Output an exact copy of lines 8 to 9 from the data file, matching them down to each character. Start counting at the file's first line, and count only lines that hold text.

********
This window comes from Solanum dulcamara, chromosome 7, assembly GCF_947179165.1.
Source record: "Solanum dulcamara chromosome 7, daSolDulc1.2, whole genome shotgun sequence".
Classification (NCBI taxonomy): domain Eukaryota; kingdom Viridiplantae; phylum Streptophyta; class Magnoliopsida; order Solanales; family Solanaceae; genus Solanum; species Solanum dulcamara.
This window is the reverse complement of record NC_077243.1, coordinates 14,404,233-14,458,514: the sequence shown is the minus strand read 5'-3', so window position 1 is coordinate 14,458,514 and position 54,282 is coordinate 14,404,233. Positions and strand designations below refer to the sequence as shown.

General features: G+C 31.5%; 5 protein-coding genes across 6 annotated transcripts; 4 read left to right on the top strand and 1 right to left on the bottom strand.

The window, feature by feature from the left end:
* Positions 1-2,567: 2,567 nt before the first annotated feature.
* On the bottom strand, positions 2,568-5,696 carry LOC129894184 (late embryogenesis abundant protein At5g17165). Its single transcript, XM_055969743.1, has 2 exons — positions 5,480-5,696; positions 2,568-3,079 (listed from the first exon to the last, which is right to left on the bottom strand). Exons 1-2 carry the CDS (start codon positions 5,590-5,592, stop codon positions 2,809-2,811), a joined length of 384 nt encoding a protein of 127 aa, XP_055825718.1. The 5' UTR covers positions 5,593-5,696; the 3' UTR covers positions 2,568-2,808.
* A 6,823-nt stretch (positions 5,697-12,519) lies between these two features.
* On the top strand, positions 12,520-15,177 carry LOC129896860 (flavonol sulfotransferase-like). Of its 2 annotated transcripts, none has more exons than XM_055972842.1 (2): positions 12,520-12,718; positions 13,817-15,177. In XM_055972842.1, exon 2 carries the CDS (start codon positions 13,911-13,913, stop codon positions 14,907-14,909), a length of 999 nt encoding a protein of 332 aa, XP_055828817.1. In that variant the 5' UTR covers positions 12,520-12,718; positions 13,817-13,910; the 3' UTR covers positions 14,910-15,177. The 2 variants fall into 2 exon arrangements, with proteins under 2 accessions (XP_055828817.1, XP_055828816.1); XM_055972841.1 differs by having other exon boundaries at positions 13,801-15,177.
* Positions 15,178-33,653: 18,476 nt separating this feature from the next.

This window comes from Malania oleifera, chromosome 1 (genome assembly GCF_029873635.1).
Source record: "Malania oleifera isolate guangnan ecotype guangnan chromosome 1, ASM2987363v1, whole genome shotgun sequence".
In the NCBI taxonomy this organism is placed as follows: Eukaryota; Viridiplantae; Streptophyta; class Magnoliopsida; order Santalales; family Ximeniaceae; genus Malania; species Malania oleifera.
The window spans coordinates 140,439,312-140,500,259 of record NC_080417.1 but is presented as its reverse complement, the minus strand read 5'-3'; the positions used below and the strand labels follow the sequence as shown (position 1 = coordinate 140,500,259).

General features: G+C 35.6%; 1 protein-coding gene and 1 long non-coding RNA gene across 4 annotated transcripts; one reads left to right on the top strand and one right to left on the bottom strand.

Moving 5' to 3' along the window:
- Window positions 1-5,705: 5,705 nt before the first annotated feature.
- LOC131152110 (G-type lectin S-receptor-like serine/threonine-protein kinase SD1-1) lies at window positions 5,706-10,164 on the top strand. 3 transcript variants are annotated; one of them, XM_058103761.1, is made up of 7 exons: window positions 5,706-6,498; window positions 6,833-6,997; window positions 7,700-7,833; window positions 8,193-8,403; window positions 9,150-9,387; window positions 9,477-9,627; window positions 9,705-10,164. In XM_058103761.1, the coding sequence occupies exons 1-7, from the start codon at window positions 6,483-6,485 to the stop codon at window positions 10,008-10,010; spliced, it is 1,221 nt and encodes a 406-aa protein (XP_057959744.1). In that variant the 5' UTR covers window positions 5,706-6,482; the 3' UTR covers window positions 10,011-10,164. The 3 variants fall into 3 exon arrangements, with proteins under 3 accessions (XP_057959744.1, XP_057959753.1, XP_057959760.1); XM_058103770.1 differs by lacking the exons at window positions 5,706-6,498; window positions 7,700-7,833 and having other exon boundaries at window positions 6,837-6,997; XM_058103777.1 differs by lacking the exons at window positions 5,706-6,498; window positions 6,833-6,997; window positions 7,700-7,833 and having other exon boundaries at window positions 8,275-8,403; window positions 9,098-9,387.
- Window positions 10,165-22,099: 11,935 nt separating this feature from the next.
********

* On the bottom strand, positions 2,568-5,696 carry LOC129894184 (late embryogenesis abundant protein At5g17165). Its single transcript, XM_055969743.1, has 2 exons — positions 5,480-5,696; positions 2,568-3,079 (listed from the first exon to the last, which is right to left on the bottom strand). Exons 1-2 carry the CDS (start codon positions 5,590-5,592, stop codon positions 2,809-2,811), a joined length of 384 nt encoding a protein of 127 aa, XP_055825718.1. The 5' UTR covers positions 5,593-5,696; the 3' UTR covers positions 2,568-2,808.
* A 6,823-nt stretch (positions 5,697-12,519) lies between these two features.